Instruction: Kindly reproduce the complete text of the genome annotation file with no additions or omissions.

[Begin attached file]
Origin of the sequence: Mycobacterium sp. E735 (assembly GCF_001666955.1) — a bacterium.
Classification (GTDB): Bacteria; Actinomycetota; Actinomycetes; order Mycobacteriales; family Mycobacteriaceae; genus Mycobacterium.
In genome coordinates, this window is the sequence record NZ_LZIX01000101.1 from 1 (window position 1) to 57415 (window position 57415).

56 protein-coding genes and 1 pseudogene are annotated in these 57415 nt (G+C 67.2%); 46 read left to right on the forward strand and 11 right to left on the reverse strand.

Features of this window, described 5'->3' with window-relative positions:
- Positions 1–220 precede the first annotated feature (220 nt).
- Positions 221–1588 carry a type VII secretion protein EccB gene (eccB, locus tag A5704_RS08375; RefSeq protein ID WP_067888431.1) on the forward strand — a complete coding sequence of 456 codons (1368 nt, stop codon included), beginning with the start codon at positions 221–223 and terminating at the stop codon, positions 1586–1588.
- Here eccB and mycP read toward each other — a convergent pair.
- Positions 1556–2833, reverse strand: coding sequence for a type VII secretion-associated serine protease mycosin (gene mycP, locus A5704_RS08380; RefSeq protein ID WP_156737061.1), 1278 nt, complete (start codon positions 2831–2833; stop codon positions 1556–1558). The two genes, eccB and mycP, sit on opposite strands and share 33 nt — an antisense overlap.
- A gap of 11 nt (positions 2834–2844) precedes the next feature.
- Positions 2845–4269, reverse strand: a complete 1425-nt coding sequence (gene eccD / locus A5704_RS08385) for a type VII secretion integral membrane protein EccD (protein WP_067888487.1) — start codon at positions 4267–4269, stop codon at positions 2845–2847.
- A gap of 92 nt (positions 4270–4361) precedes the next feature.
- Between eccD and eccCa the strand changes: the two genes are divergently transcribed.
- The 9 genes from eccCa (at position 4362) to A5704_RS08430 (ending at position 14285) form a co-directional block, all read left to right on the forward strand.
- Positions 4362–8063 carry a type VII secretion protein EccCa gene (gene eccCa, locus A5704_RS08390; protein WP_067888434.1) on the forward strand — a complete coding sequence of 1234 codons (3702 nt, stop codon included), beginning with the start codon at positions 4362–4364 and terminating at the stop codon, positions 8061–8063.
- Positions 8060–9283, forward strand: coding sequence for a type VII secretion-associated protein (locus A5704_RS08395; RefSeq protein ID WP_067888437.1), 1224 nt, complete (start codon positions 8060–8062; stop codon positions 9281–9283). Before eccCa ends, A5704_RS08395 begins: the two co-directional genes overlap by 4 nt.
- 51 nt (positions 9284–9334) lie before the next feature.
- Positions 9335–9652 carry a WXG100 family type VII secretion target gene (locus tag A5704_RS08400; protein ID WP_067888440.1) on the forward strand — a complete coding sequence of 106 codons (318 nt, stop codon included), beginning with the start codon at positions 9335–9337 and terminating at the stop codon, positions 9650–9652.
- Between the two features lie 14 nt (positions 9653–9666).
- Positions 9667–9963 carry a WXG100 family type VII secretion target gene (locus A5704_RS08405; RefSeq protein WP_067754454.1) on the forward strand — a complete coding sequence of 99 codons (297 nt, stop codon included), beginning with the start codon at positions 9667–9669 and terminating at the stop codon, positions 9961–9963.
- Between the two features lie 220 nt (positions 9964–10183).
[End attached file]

Origin of the sequence: Mycobacterium sp. E735 (assembly GCF_001666955.1) — a bacterium.
Classification (GTDB): Bacteria; Actinomycetota; Actinomycetes; order Mycobacteriales; family Mycobacteriaceae; genus Mycobacterium.
In genome coordinates, this window is the sequence record NZ_LZIX01000101.1 from 1 (window position 1) to 57415 (window position 57415).

56 protein-coding genes and 1 pseudogene are annotated in these 57415 nt (G+C 67.2%); 46 read left to right on the forward strand and 11 right to left on the reverse strand.

Features of this window, described 5'->3' with window-relative positions:
- Positions 1–220 precede the first annotated feature (220 nt).
- Positions 221–1588 carry a type VII secretion protein EccB gene (eccB, locus tag A5704_RS08375; RefSeq protein ID WP_067888431.1) on the forward strand — a complete coding sequence of 456 codons (1368 nt, stop codon included), beginning with the start codon at positions 221–223 and terminating at the stop codon, positions 1586–1588.
- Here eccB and mycP read toward each other — a convergent pair.
- Positions 1556–2833, reverse strand: coding sequence for a type VII secretion-associated serine protease mycosin (gene mycP, locus A5704_RS08380; RefSeq protein ID WP_156737061.1), 1278 nt, complete (start codon positions 2831–2833; stop codon positions 1556–1558). The two genes, eccB and mycP, sit on opposite strands and share 33 nt — an antisense overlap.
- A gap of 11 nt (positions 2834–2844) precedes the next feature.
- Positions 2845–4269, reverse strand: a complete 1425-nt coding sequence (gene eccD / locus A5704_RS08385) for a type VII secretion integral membrane protein EccD (protein WP_067888487.1) — start codon at positions 4267–4269, stop codon at positions 2845–2847.
- A gap of 92 nt (positions 4270–4361) precedes the next feature.
- Between eccD and eccCa the strand changes: the two genes are divergently transcribed.
- The 9 genes from eccCa (at position 4362) to A5704_RS08430 (ending at position 14285) form a co-directional block, all read left to right on the forward strand.
- Positions 4362–8063 carry a type VII secretion protein EccCa gene (gene eccCa, locus A5704_RS08390; protein WP_067888434.1) on the forward strand — a complete coding sequence of 1234 codons (3702 nt, stop codon included), beginning with the start codon at positions 4362–4364 and terminating at the stop codon, positions 8061–8063.
- Positions 8060–9283, forward strand: coding sequence for a type VII secretion-associated protein (locus A5704_RS08395; RefSeq protein ID WP_067888437.1), 1224 nt, complete (start codon positions 8060–8062; stop codon positions 9281–9283). Before eccCa ends, A5704_RS08395 begins: the two co-directional genes overlap by 4 nt.
- 51 nt (positions 9284–9334) lie before the next feature.
- Positions 9335–9652 carry a WXG100 family type VII secretion target gene (locus tag A5704_RS08400; protein ID WP_067888440.1) on the forward strand — a complete coding sequence of 106 codons (318 nt, stop codon included), beginning with the start codon at positions 9335–9337 and terminating at the stop codon, positions 9650–9652.
- Between the two features lie 14 nt (positions 9653–9666).
- Positions 9667–9963 carry a WXG100 family type VII secretion target gene (locus A5704_RS08405; RefSeq protein WP_067754454.1) on the forward strand — a complete coding sequence of 99 codons (297 nt, stop codon included), beginning with the start codon at positions 9667–9669 and terminating at the stop codon, positions 9961–9963.
- Between the two features lie 220 nt (positions 9964–10183).